January 19, 2013
Ω Three years ago, Five Dials, the online magazine from Hamish Hamilton published some of the notes that David Lambert and Robert McGill took down as they attended one of W.G. Sebald’s last classes on writing. Their piece, then called “The Collected ‘Maxims’,” has reappeared unchanged as “Max Sebald’s Writing Tips.” It’s too bad that Five Dials doesn’t get mentioned, and there is no link to that issue (number 5), which, as I noted at that time, was a “goldmine” of articles dedicated to Sebald. So here’s a reminder of what’s in Five Dials 5:
The new issue of Five Dials is very much an issue devoted to W.G. Sebald. Nearly half of the 32 pages are related to him in one way or another. The issue opens with a “Letter from the Editor” (Craig Taylor) entitled “On Translation and Sebald.” This is followed by “A Little Trick of the Mind,” in which four translators ( including Sebald’s primary English translator Anthea Bell) discuss “the world’s second oldest profession.” (Bell’s father edited The Times crossword puzzle, we learn.) She talks about translating the Asterix books and Sebald, although most of what she says here about Sebald she has said elsewhere.
Joe Dunthorne, a writer and, perhaps more importantly, a striker for the England Writers’ Football Team, writes about reading Austerlitz and what it meant to him as he moved to London.
Simon Prosser (publishing director for Hamish Hamilton) provides An A to Z of W.G. Sebald, an alphabetical soup of reminiscences grouped under subheadings such as Bavaria, Climate, Kant, Lac de Bienne (the one place Sebald felt truly at home), Smoking, and Zembla.
And lastly there is a short piece by the late author Roger Deakin.
Ω Not too long ago I wrote about Laird Hunt’s great 2012 book Kind One. Now there is an interview with him by Roxanne Gay over at Bookforum. Laird gives a very interesting and articulate discussion on a wide range of topics, including the issue of literary genre.
The fact that all the ghosts and witches and detectives and space ships had to operate in the relative shadows for many years brought its own rewards and much brilliant work, some of which is being retroactively anointed (think of the canonizing of Philip K. Dick), but it has also presented us with the strange and distorting notion that there is anything inherently unusual about the inclusion of such elements in writing worthy of being celebrated far and wide.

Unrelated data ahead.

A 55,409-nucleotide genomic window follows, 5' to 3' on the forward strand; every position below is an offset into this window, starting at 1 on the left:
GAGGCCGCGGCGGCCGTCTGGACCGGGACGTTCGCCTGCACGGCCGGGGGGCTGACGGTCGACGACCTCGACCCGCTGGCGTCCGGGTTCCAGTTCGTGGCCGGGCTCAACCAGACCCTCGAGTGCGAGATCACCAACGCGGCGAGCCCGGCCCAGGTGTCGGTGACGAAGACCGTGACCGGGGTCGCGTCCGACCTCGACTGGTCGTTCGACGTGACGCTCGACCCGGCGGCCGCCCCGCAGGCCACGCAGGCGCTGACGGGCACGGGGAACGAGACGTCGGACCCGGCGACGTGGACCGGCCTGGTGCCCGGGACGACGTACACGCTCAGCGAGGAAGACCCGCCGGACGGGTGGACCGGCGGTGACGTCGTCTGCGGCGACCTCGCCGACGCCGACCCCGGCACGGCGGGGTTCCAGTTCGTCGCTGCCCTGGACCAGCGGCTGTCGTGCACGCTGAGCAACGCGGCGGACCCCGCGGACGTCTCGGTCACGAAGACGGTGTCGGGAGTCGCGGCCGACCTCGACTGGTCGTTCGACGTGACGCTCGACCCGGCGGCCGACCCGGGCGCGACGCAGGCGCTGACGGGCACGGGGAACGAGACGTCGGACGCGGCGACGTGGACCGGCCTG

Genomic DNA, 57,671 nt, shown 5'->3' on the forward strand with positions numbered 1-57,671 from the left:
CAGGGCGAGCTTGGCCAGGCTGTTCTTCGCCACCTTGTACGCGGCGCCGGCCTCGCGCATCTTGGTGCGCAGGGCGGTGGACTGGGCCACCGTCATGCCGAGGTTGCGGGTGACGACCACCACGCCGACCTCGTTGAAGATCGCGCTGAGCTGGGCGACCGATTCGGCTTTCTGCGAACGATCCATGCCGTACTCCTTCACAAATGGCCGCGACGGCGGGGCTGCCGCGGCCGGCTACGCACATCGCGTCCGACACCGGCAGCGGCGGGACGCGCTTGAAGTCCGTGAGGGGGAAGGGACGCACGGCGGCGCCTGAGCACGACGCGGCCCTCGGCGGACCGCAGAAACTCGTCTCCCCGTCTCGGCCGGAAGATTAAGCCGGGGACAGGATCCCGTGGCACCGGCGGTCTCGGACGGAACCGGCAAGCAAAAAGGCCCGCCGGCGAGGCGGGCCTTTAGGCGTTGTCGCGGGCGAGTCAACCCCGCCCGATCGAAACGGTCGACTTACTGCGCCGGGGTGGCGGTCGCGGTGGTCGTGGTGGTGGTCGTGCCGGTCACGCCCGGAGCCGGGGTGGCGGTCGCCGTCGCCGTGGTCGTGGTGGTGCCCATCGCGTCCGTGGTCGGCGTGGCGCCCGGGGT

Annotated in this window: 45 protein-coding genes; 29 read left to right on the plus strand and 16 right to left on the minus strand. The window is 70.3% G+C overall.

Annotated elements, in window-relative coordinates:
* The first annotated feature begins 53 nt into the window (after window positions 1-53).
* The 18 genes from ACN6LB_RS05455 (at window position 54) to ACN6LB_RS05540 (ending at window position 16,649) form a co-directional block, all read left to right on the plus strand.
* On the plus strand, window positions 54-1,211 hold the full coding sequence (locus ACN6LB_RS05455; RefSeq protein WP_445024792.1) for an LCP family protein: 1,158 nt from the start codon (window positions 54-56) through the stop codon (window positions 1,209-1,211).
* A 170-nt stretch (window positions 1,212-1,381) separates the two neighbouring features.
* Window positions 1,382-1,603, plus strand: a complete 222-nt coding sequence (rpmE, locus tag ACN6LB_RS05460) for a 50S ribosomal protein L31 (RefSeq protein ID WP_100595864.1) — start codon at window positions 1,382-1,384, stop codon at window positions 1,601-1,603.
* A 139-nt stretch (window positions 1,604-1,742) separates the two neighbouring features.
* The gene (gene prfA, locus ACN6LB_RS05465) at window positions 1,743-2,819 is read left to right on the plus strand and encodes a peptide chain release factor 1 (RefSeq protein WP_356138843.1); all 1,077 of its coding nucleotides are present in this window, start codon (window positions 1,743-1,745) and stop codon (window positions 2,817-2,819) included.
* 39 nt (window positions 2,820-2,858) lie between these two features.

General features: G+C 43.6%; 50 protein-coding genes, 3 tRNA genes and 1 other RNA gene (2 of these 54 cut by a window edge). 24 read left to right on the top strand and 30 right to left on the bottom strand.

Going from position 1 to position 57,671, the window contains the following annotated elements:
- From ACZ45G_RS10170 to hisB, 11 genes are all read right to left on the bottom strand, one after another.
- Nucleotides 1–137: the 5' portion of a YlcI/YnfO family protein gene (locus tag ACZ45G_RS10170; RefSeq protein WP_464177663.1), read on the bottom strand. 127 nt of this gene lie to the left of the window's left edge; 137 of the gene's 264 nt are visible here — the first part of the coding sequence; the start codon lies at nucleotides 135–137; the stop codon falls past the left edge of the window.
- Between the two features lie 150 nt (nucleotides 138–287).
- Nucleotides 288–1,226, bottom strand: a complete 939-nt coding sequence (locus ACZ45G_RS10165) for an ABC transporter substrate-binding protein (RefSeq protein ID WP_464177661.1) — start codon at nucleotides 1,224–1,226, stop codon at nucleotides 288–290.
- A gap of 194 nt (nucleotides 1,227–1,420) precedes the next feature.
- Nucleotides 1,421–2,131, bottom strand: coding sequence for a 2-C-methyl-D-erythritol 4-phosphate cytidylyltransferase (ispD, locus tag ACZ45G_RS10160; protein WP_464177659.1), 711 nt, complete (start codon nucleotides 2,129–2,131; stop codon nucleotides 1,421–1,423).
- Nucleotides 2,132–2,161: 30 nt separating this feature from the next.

My first and lasting literary light-ups were European, French in particular, and what we think of as being related to genre is everywhere in writings published by France’s biggest houses. Whether we’re talking de Maupassant or Robbe-Grillet, Jean Echenoz or Marie Ndiaye, S & M, the supernatural and the gangster are all there, unapologized for, and have been for years.
Ω And don’t overlook László Krasznahorkai’s piece in the New York Times, “Someone’s Knocking at My Door.” It’s just damned wicked writing.
“Yes, it’s the weak who invite violence who are the problem.”
July 24, 2011
Over at ZEEK: A Jewish Journal of Thought and Culture there is an intriguing essay coauthored by Mark Shechner, Thane Rosenbaum, and Victoria Aarons called “The New Jewish Literature.” The three write from the perspective of being the jurors for the past five years for the Edward Lewis Wallant Prize, which is awarded annually to a Jewish writer living in the United States. The essay’s authors detect a new generation of Jewish writers in this country, supplanting the old image of the Jewish-American writer made famous by Saul Bellow, Philip Roth, Cynthia Ozick, and others.
In much of the best newer fiction, the arias of “me, me, me” have faded into choruses of “us, us, us,” with the “us” being the Jews as a collective body. Many of these writers are not just disinterested in the self-referential, self-analyzing, self- gratifying, self-scrutiny, but they no longer question their connection to the tribe. Gone is the self-loathing and turbo- charged assimilating; the newer writers take it as a given that they are Jews. The Jewish stereotype is no longer being assisted by the Jewish writer: Gone are Roth’s shiksa-chasers, Malamud’s beleaguered, beaten-down and luckless Jews, Bellow’s exhausting intellectuals and demotic sharpies; Ozick’s Jewish writers and intellectuals trapped between two worlds and memories; Henry Roth’s immigrants who will never shake off the Ellis Island stench. There are no longer Jewish mothers and references to bagels and baseball and assimilationist dreams.